The countryside surrounding Antalya, Turkey.


Published 8/1/2010
Maureen Leahy; Kim Stafford

AAOS/TSOT program a success, despite ash cloud

Collaborative program promotes shared learning

In April, the second international education program between the AAOS and the Turkish Society of Orthopaedics and Traumatology (TSOT) took place in Antalya, Turkey. Despite the volcanic eruption of Eyjafjallajökull in Iceland, which severely hampered European air travel, the meeting drew 1,100 attendees, including 750 orthopaedic surgeons.

Directed by Andrew N. Pollak, MD, the AAOS scientific program was part of a 3-day meeting of the combined orthopaedic subspecialty associations of TSOT. Dr. Pollak and Craig J. Della Valle, MD, organized scientific presentations and symposia, gave lectures, and participated in case discussion sessions on arthroplasty and trauma. Kaye E. Wilkins, MD, was scheduled to present on pediatric orthopaedic care, but flight cancellations due to the volcanic ash cloud prevented him from attending. Dr. Wilkins will address Turkish physicians at a later date.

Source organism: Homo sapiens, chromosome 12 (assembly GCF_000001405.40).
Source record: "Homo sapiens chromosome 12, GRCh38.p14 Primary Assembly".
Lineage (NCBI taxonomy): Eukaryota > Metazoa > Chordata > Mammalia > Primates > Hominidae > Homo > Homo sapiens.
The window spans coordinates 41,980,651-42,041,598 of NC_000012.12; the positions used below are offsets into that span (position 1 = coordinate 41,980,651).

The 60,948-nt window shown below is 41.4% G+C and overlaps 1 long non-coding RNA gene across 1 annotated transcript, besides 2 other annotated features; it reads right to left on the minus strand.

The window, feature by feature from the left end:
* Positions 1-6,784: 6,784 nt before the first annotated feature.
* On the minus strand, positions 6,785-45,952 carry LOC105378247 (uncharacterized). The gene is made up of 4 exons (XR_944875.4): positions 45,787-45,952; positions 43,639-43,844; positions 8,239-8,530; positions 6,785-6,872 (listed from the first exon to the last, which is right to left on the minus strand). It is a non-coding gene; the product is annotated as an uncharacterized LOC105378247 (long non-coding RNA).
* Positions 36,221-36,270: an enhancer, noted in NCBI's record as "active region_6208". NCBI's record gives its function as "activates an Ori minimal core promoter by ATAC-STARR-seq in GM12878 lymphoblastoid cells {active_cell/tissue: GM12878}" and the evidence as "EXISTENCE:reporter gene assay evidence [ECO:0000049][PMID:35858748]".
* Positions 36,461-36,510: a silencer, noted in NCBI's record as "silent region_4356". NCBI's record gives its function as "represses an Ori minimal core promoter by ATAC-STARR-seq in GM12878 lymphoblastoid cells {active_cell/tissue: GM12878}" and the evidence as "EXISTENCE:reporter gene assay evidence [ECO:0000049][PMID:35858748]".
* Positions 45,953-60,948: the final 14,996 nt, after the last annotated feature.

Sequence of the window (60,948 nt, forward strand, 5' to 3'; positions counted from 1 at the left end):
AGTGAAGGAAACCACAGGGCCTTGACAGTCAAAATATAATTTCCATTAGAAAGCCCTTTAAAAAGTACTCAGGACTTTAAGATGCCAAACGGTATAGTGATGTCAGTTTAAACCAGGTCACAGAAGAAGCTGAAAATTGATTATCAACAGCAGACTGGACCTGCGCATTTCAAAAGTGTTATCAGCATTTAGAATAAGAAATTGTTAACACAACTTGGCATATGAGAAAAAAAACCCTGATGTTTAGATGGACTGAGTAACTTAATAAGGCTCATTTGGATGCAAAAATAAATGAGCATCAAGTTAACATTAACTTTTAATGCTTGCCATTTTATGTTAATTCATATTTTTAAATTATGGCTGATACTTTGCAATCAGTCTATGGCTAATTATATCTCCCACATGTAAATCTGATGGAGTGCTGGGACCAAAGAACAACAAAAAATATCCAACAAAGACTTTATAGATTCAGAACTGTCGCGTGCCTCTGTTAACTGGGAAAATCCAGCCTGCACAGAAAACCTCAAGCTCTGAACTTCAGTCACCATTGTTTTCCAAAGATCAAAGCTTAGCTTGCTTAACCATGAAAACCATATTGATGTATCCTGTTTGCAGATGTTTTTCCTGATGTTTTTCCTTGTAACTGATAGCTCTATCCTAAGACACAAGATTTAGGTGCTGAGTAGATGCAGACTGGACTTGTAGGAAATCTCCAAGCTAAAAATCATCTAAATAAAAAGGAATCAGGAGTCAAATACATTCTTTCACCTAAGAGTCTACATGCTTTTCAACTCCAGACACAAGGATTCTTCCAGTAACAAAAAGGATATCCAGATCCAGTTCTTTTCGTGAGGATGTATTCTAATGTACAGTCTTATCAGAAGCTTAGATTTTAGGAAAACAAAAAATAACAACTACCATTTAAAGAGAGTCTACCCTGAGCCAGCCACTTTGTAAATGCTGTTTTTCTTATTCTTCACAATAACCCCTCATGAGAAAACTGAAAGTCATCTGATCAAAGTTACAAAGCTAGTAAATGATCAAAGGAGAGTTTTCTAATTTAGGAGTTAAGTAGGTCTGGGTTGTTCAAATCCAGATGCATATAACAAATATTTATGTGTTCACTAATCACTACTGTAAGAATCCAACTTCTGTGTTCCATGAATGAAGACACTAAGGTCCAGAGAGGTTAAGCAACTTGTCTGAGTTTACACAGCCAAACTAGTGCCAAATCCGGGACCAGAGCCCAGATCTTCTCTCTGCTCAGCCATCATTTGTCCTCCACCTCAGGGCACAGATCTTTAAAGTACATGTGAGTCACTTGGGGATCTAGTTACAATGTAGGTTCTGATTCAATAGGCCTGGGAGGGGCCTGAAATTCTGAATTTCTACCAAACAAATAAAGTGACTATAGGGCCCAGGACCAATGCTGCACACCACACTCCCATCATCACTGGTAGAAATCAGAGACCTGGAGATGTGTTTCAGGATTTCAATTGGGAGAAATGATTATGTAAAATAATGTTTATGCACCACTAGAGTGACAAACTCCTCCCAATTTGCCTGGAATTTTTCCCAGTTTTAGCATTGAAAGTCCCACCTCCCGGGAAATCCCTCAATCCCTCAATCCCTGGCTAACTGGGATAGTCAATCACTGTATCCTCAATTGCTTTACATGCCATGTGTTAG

Program content makes the grade
Feedback from program attendees was very positive. Nearly all commented that the AAOS scientific content was relevant to their practices and provided them with valuable knowledge that would benefit their patients.

AAOS faculty feedback was equally positive. Drs. Pollak and Della Valle were impressed with the host nation faculty’s high quality lectures, the strong session attendance, and the excellent audience participation.

“The program was extremely well organized and was a wonderful opportunity for combined professional and social interaction,” Dr. Pollak said. “The location and venue were outstanding.”

“It was interesting to see that hip and knee specialists in Turkey struggle with the same difficult problems that we do,” added Dr. Della Valle. “I think that we were able to share with them some of our strategies, particularly diagnostic strategies, that they felt would be helpful in their practices, and I learned from their novel approaches to tough clinical problems.”

The travel disruptions caused by the Icelandic eruption had an unexpected side effect. At future international education venues, AAOS now has specific back-up plans to transition onsite lectures to a Webinar format. That way, surgeons in the host country, as well as those in surrounding nations, will be able to benefit from the educational program even if travel is restricted.

Want to find out more?
This collaborative program was one of the six international education programs that the AAOS is conducting in 2010. Future issues of AAOS Now will feature more about the Turkish orthopaedic community.

Maureen Leahy is assistant managing editor of AAOS Now. She can be reached at

Kim Stafford, international education programs coordinator, can be reached at